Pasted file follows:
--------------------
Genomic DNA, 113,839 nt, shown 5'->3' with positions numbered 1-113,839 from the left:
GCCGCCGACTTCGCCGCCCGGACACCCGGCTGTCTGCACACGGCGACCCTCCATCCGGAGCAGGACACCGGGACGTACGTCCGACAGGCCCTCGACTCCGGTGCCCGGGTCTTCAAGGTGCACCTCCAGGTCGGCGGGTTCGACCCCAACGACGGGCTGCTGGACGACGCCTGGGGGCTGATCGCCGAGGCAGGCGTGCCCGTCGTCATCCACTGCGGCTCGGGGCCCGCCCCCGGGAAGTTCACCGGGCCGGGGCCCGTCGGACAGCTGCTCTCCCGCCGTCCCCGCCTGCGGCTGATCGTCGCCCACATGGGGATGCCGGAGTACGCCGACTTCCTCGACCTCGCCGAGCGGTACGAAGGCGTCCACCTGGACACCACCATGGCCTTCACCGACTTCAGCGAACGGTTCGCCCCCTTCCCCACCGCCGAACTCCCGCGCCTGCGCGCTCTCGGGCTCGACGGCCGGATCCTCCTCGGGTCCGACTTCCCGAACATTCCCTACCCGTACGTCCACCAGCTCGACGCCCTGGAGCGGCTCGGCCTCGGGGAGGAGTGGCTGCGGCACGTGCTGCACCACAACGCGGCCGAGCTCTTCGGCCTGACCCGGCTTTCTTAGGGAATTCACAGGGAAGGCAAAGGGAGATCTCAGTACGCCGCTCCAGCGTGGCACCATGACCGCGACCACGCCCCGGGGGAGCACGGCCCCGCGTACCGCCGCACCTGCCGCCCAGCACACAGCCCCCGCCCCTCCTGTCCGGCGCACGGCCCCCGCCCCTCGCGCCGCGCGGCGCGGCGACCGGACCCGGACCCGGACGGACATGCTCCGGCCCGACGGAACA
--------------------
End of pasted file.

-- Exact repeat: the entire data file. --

Genomic DNA, 113,839 nt, shown 5'->3' with positions numbered 1-113,839 from the left:
GCCGCCGACTTCGCCGCCCGGACACCCGGCTGTCTGCACACGGCGACCCTCCATCCGGAGCAGGACACCGGGACGTACGTCCGACAGGCCCTCGACTCCGGTGCCCGGGTCTTCAAGGTGCACCTCCAGGTCGGCGGGTTCGACCCCAACGACGGGCTGCTGGACGACGCCTGGGGGCTGATCGCCGAGGCAGGCGTGCCCGTCGTCATCCACTGCGGCTCGGGGCCCGCCCCCGGGAAGTTCACCGGGCCGGGGCCCGTCGGACAGCTGCTCTCCCGCCGTCCCCGCCTGCGGCTGATCGTCGCCCACATGGGGATGCCGGAGTACGCCGACTTCCTCGACCTCGCCGAGCGGTACGAAGGCGTCCACCTGGACACCACCATGGCCTTCACCGACTTCAGCGAACGGTTCGCCCCCTTCCCCACCGCCGAACTCCCGCGCCTGCGCGCTCTCGGGCTCGACGGCCGGATCCTCCTCGGGTCCGACTTCCCGAACATTCCCTACCCGTACGTCCACCAGCTCGACGCCCTGGAGCGGCTCGGCCTCGGGGAGGAGTGGCTGCGGCACGTGCTGCACCACAACGCGGCCGAGCTCTTCGGCCTGACCCGGCTTTCTTAGGGAATTCACAGGGAAGGCAAAGGGAGATCTCAGTACGCCGCTCCAGCGTGGCACCATGACCGCGACCACGCCCCGGGGGAGCACGGCCCCGCGTACCGCCGCACCTGCCGCCCAGCACACAGCCCCCGCCCCTCCTGTCCGGCGCACGGCCCCCGCCCCTCGCGCCGCGCGGCGCGGCGACCGGACCCGGACCCGGACGGACATGCTCCGGCCCGACGGAACA